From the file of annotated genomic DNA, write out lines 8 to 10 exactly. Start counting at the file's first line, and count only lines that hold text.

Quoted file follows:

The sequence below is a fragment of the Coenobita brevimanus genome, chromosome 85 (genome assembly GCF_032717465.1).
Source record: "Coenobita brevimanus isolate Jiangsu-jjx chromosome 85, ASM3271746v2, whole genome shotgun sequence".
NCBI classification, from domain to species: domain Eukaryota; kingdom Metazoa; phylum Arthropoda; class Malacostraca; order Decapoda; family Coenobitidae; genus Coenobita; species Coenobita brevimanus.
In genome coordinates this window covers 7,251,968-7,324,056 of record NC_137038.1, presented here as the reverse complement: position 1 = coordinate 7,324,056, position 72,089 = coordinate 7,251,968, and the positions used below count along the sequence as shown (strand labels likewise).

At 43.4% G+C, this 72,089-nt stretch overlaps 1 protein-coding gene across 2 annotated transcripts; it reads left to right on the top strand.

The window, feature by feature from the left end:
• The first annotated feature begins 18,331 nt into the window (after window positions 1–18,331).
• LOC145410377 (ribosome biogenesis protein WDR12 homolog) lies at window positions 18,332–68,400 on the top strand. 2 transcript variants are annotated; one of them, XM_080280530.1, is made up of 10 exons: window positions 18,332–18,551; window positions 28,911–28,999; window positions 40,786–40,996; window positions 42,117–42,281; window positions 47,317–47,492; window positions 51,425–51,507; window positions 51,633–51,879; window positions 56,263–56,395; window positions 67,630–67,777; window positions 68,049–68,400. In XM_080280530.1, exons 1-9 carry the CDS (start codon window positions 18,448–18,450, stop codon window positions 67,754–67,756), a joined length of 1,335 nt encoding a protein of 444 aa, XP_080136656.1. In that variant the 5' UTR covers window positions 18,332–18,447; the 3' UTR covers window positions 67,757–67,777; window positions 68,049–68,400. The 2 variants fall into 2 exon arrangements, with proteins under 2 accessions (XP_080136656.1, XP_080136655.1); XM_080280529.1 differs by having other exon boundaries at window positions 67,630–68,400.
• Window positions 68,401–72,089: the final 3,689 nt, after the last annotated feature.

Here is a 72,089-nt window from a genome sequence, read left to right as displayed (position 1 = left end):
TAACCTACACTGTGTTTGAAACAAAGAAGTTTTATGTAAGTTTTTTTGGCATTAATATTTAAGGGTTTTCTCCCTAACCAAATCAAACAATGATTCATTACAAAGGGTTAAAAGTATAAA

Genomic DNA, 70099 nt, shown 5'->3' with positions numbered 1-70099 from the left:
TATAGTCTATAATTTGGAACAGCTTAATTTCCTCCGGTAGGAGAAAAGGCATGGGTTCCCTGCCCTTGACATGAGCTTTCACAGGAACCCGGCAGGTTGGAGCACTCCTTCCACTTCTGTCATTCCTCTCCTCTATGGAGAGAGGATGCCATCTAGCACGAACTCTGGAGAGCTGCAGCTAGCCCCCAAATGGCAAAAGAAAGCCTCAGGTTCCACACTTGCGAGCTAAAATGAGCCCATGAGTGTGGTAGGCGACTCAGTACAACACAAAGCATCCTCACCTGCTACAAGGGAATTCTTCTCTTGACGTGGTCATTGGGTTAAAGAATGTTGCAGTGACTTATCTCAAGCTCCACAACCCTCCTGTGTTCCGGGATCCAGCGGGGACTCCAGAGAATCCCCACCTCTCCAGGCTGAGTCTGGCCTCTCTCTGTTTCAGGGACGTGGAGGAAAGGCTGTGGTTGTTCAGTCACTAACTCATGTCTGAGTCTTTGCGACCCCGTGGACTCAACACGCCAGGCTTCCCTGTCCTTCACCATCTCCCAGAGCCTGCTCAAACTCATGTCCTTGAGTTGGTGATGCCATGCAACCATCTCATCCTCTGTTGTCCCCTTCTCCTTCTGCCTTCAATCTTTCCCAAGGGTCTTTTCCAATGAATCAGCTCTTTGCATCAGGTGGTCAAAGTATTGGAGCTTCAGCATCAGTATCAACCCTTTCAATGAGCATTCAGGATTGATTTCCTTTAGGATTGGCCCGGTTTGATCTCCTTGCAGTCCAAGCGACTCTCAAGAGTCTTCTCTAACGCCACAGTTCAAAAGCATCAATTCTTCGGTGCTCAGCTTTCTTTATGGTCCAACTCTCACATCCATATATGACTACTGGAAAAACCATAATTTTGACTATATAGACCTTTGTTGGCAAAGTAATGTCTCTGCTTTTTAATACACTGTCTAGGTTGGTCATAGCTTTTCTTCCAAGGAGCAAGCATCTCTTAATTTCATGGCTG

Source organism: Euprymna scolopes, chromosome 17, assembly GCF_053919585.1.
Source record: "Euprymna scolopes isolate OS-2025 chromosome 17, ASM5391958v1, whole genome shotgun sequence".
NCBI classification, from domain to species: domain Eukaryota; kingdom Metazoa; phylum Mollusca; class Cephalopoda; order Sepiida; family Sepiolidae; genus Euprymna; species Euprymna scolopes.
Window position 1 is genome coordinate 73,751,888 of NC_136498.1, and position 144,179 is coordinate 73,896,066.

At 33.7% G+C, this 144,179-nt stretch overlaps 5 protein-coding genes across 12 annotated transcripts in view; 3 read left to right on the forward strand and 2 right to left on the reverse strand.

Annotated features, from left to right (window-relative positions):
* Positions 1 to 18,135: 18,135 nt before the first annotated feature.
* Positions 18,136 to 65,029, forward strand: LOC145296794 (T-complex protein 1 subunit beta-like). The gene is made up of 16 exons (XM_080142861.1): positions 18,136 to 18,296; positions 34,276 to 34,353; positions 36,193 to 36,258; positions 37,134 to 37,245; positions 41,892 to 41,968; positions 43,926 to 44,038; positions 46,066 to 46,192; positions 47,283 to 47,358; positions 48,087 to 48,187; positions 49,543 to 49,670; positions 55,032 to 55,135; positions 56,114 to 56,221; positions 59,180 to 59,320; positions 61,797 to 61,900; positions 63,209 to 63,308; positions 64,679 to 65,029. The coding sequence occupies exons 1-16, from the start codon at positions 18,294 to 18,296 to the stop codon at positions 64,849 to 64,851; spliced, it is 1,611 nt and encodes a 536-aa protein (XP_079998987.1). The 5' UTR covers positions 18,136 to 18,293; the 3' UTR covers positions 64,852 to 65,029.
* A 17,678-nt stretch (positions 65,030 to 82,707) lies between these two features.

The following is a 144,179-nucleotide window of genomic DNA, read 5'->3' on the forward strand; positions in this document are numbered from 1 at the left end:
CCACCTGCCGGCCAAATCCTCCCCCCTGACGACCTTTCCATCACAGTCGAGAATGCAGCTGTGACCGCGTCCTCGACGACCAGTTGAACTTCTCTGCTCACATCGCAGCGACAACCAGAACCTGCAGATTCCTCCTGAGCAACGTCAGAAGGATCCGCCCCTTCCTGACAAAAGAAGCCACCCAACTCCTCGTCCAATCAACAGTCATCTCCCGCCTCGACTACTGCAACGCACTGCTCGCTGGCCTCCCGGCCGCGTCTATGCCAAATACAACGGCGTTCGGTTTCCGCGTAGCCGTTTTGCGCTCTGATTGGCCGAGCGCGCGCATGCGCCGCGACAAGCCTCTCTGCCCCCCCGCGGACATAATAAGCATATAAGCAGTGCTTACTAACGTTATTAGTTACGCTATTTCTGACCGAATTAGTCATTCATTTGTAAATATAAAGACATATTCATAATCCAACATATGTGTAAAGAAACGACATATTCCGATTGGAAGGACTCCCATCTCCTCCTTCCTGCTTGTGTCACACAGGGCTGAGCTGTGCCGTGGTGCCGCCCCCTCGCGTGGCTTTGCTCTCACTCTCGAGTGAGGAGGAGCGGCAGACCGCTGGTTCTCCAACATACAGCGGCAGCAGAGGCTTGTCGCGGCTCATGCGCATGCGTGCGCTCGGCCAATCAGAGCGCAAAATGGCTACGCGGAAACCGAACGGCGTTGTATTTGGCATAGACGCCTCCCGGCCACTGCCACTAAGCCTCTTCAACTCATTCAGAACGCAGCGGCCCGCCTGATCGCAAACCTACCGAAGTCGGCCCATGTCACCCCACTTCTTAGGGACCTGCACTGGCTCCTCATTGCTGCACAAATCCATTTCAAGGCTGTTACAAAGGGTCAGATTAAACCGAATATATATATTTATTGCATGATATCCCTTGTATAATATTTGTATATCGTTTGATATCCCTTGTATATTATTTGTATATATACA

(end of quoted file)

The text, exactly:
• LOC145410377 (ribosome biogenesis protein WDR12 homolog) lies at window positions 18,332–68,400 on the top strand. 2 transcript variants are annotated; one of them, XM_080280530.1, is made up of 10 exons: window positions 18,332–18,551; window positions 28,911–28,999; window positions 40,786–40,996; window positions 42,117–42,281; window positions 47,317–47,492; window positions 51,425–51,507; window positions 51,633–51,879; window positions 56,263–56,395; window positions 67,630–67,777; window positions 68,049–68,400. In XM_080280530.1, exons 1-9 carry the CDS (start codon window positions 18,448–18,450, stop codon window positions 67,754–67,756), a joined length of 1,335 nt encoding a protein of 444 aa, XP_080136656.1. In that variant the 5' UTR covers window positions 18,332–18,447; the 3' UTR covers window positions 67,757–67,777; window positions 68,049–68,400. The 2 variants fall into 2 exon arrangements, with proteins under 2 accessions (XP_080136656.1, XP_080136655.1); XM_080280529.1 differs by having other exon boundaries at window positions 67,630–68,400.
• Window positions 68,401–72,089: the final 3,689 nt, after the last annotated feature.

Here is a 72,089-nt window from a genome sequence, read left to right as displayed (position 1 = left end):